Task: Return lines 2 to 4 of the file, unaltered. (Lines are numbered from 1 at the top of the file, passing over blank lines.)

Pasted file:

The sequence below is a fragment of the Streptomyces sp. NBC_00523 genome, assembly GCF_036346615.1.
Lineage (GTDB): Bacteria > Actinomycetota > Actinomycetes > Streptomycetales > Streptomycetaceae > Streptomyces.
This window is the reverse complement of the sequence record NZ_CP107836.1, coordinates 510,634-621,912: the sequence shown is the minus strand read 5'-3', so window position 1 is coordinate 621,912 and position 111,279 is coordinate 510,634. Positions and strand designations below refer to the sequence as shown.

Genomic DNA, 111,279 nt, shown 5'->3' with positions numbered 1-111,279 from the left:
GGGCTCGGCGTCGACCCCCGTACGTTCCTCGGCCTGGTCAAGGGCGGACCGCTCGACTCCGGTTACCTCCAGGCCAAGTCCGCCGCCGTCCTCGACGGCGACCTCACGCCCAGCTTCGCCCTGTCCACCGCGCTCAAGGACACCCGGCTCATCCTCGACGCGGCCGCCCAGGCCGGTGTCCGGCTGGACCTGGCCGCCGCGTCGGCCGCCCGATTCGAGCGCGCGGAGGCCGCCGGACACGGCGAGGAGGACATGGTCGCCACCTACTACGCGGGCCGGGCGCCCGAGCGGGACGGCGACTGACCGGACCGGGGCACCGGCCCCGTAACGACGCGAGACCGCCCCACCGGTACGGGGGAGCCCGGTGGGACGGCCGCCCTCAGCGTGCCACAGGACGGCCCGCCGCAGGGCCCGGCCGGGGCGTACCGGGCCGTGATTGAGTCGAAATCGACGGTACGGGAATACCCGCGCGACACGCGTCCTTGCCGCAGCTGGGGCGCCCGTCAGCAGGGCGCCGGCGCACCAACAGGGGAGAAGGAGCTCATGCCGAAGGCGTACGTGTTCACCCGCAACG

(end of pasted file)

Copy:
Lineage (GTDB): Bacteria > Actinomycetota > Actinomycetes > Streptomycetales > Streptomycetaceae > Streptomyces.
This window is the reverse complement of the sequence record NZ_CP107836.1, coordinates 510,634-621,912: the sequence shown is the minus strand read 5'-3', so window position 1 is coordinate 621,912 and position 111,279 is coordinate 510,634. Positions and strand designations below refer to the sequence as shown.

Genomic DNA, 111,279 nt, shown 5'->3' with positions numbered 1-111,279 from the left: